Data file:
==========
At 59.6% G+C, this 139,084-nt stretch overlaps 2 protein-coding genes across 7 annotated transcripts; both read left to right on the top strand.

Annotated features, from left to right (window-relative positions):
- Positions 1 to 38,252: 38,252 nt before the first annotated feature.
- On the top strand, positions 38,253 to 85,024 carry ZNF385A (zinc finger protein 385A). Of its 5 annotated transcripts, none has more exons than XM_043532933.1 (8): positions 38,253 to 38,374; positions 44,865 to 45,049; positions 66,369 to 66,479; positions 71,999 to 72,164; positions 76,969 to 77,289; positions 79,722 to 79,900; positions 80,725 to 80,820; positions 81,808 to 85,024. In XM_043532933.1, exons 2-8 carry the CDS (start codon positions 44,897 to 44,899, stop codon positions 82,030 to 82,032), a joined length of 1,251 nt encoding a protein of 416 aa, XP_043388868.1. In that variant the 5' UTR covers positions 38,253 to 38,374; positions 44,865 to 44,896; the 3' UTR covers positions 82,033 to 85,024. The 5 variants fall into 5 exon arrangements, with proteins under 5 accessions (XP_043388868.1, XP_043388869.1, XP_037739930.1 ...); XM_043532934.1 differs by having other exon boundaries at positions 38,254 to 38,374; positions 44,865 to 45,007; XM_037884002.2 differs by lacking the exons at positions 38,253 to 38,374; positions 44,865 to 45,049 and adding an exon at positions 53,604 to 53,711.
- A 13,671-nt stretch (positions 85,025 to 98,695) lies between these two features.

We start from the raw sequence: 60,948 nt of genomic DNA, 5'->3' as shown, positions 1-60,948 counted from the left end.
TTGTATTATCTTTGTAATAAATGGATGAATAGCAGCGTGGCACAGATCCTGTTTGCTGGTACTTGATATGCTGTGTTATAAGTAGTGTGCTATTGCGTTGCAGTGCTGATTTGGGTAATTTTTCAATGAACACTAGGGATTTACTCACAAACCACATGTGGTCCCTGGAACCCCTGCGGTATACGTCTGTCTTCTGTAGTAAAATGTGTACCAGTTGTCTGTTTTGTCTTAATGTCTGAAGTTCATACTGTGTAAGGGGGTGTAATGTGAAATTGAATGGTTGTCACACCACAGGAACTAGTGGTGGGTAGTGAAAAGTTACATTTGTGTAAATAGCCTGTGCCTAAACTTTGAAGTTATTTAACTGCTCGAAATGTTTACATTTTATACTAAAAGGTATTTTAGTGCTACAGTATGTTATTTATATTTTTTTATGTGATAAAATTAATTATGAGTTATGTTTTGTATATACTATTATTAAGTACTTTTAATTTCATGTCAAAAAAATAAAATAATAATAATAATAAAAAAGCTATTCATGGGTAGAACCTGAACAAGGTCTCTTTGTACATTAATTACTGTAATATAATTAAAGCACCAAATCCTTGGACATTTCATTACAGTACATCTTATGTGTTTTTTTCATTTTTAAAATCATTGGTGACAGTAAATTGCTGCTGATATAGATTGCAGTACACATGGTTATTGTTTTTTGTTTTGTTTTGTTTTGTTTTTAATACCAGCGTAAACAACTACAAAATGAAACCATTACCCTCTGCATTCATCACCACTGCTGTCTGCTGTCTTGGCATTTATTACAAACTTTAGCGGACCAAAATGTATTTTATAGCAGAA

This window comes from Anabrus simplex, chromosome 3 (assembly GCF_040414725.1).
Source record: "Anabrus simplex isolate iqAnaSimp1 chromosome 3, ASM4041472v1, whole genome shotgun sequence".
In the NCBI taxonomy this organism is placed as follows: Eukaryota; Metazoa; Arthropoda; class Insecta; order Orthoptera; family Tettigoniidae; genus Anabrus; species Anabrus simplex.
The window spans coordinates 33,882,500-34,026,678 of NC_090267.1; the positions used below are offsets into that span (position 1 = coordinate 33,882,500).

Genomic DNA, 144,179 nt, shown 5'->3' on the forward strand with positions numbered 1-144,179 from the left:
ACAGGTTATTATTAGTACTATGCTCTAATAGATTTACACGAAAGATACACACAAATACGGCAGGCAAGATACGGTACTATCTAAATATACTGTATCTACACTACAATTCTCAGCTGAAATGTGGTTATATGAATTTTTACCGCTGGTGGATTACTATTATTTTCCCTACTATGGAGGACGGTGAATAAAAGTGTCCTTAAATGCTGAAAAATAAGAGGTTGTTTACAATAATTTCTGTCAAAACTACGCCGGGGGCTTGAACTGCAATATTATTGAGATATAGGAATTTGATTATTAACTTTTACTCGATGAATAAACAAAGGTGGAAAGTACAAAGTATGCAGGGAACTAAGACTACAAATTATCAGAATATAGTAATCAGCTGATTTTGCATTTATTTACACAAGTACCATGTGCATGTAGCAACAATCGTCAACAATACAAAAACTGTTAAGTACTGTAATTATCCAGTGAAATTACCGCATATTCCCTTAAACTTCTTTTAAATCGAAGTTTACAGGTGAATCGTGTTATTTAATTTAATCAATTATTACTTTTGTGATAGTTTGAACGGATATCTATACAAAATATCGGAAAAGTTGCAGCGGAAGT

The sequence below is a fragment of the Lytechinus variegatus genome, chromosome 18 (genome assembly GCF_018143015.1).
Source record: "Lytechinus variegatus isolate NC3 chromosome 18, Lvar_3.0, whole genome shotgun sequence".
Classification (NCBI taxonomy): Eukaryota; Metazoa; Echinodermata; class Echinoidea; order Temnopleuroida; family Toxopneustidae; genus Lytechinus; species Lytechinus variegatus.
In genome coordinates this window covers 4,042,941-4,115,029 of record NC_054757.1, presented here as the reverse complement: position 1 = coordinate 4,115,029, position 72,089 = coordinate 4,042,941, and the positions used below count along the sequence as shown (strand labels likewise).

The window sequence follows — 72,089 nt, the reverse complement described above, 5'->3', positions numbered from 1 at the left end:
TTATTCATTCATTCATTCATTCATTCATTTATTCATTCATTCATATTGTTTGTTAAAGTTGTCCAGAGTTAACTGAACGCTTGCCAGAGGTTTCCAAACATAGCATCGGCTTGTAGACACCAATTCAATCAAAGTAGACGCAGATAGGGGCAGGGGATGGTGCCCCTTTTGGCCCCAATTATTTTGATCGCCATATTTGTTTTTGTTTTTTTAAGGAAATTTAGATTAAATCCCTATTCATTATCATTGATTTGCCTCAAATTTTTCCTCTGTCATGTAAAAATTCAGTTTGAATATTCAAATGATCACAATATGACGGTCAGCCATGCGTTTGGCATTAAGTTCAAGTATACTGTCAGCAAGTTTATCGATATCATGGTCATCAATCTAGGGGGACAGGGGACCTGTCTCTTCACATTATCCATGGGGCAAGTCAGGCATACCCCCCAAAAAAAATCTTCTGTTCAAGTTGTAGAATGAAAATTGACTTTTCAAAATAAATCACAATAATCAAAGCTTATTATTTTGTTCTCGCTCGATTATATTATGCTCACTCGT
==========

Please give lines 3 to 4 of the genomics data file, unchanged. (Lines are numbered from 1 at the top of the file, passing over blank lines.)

- Positions 1 to 38,252: 38,252 nt before the first annotated feature.
- On the top strand, positions 38,253 to 85,024 carry ZNF385A (zinc finger protein 385A). Of its 5 annotated transcripts, none has more exons than XM_043532933.1 (8): positions 38,253 to 38,374; positions 44,865 to 45,049; positions 66,369 to 66,479; positions 71,999 to 72,164; positions 76,969 to 77,289; positions 79,722 to 79,900; positions 80,725 to 80,820; positions 81,808 to 85,024. In XM_043532933.1, exons 2-8 carry the CDS (start codon positions 44,897 to 44,899, stop codon positions 82,030 to 82,032), a joined length of 1,251 nt encoding a protein of 416 aa, XP_043388868.1. In that variant the 5' UTR covers positions 38,253 to 38,374; positions 44,865 to 44,896; the 3' UTR covers positions 82,033 to 85,024. The 5 variants fall into 5 exon arrangements, with proteins under 5 accessions (XP_043388868.1, XP_043388869.1, XP_037739930.1 ...); XM_043532934.1 differs by having other exon boundaries at positions 38,254 to 38,374; positions 44,865 to 45,007; XM_037884002.2 differs by lacking the exons at positions 38,253 to 38,374; positions 44,865 to 45,049 and adding an exon at positions 53,604 to 53,711.